“I played in every ballpark,” he said. “I hit in Yankee Stadium against Vic Raschi, I hit against Bob Feller. It was just quite an experience for me.”

Sunday, December 15, 2013

The tremendous character of Don Lund

I made my first contact with Don Lund via telephone late in 2007, as I started my research into what it was like for the players that made it into the major leagues as the color line was slowly eroding.

He shared his stories of being signed to the Brooklyn Dodgers only a few weeks before Jackie Robinson, and how both of them were offered positions on the major league club on the same day in 1947. We talked about his travels through the various organizations he played for, and his long standing career at the University of Michigan as a three-sport athlete, coach, and later assistant athletic director.

Don Lund with the author in 2008
His bird's eye view at Michigan of the budding talents of Bill Freehan, Barry Larkin, and Jim Abbott all rolled off his tongue as he beamed with pride describing his favorite stories of each player. He glowingly spoke about his 1962 National Championship team, and the influence that Ray Fisher had on his career. He had energy to continue telling stories, not about himself, but the many people he met along the way. Our conversations would routinely last close to an hour.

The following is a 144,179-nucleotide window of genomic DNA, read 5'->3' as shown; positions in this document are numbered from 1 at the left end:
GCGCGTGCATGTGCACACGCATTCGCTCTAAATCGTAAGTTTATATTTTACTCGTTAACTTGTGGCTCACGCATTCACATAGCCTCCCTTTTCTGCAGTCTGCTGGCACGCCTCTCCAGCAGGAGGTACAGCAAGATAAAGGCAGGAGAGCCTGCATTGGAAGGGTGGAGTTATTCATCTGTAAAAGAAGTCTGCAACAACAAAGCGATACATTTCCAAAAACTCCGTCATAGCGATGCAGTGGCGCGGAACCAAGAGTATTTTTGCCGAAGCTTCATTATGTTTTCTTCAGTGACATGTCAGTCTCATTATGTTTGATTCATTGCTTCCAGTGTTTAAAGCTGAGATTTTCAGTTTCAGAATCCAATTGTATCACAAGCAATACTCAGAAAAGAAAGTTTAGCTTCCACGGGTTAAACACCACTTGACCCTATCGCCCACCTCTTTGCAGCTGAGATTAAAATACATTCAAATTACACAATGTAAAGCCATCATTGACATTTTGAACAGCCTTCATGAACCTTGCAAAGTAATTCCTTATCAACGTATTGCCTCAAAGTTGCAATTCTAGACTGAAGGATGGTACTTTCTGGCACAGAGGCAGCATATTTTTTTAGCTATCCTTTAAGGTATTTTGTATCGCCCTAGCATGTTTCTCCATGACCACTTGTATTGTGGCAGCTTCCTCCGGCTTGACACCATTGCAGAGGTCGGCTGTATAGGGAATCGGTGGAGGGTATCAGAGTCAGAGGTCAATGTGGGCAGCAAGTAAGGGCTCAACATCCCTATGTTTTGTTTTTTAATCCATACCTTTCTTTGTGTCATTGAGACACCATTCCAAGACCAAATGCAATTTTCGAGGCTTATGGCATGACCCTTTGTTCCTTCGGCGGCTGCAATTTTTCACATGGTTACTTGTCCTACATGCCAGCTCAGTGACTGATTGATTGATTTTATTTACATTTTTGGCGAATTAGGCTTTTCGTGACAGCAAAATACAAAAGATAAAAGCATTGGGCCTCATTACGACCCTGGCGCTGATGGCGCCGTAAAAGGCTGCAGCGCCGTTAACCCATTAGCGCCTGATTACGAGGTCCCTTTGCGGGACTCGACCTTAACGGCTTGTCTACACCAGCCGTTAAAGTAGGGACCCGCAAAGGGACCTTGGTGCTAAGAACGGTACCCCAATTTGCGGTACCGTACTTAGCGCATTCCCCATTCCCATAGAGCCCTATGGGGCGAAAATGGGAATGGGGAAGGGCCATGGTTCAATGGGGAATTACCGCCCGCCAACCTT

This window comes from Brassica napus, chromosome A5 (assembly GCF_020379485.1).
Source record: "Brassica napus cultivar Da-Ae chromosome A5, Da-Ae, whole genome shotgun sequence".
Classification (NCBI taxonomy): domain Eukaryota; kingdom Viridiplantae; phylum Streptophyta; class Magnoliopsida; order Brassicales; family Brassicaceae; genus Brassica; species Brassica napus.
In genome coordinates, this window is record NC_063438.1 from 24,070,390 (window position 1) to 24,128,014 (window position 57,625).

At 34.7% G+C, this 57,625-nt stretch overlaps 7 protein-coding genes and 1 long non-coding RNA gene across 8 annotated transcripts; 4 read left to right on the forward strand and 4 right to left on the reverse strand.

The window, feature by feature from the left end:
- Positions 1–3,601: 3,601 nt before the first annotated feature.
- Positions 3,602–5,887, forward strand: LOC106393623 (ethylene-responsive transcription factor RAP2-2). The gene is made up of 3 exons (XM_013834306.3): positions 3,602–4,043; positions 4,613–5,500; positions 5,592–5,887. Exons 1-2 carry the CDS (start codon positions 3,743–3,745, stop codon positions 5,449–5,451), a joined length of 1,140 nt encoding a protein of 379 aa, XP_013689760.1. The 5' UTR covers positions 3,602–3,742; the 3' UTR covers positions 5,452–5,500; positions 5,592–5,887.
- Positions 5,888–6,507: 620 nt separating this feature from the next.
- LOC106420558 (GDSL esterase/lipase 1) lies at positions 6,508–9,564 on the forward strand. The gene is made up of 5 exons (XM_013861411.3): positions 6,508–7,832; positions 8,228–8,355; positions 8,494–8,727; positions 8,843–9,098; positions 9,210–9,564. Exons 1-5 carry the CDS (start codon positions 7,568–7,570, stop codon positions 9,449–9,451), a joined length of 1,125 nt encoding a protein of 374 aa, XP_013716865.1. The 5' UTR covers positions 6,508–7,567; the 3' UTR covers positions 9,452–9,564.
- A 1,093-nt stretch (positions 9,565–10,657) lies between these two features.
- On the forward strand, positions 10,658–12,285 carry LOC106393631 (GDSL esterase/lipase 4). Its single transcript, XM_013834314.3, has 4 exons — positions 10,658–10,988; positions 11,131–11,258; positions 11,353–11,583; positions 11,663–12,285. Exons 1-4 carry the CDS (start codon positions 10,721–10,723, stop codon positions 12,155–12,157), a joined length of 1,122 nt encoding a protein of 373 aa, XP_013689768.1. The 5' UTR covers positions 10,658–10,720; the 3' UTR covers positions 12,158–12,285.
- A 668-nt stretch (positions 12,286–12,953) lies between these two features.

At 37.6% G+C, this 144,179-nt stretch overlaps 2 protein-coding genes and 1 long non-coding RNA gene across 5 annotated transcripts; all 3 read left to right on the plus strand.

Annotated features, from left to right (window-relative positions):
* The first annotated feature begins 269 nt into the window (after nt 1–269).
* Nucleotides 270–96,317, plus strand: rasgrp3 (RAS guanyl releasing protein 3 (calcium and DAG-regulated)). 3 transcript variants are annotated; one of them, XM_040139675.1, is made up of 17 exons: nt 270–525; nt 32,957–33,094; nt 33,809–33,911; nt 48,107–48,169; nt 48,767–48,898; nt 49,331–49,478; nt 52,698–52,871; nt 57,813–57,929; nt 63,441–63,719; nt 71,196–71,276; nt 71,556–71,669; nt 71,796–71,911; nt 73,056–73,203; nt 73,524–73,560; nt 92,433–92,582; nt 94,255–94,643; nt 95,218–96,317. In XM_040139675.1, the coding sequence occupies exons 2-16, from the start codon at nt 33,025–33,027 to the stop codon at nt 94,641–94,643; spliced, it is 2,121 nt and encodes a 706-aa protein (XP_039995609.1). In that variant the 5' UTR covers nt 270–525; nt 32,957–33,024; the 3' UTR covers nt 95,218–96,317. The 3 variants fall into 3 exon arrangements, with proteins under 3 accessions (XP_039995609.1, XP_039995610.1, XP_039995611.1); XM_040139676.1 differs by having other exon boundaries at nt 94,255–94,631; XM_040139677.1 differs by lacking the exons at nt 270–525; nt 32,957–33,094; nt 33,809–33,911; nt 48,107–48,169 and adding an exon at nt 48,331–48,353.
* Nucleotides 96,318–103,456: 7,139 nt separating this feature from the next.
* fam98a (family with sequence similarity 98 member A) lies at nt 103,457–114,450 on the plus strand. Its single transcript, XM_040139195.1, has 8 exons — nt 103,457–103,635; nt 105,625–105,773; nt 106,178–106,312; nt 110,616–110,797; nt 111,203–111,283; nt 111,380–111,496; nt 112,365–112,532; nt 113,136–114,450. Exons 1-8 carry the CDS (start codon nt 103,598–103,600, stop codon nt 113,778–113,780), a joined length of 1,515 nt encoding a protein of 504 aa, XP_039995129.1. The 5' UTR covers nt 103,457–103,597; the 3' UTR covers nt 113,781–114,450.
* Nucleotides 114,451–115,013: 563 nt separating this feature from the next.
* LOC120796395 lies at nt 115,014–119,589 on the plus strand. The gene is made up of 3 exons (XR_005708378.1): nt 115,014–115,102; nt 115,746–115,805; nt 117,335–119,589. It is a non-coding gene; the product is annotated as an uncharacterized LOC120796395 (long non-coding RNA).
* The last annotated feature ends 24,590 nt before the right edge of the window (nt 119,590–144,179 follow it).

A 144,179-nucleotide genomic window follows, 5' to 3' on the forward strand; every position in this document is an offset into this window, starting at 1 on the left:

Earlier this week, I sadly received the news that Lund passed away last week at the age of 90 at an assisted living facility in Ann Arbor. The mention of his death immediately brought back memories of our 2008 meeting in New Jersey.

Knowing that he would be coming to the local area, for what was most likely to be the final Brooklyn Dodger reunion, we made plans to meet at the show and spend some time together. My only picture of Lund was what was on his baseball cards, so it was difficult for me to imagine what I was going to encounter. Time works differently on our baseball heroes, and Lund was 55 years removed from the portrait on his 1953 Topps card.

I walked up to the room, and there was Lund, holding onto a walker, partially stooped forward, smiling as we finally made our acquaintance in person. It was hard for me to envision him as the square shouldered running back that garnered a first-round draft choice from the Chicago Bears, but his grip was still incredibly firm as he reached out to shake my hand.

Within minutes of our meeting, Don made me feel like we were old pals from yesteryear. He introduced me to all of his old teammates as his friend. I watched as he signed away at all of the items the promoters put in front of him, and then as he happily met with the many fans that traveled from far and near to spend some precious moments with the living members of New York's bygone team.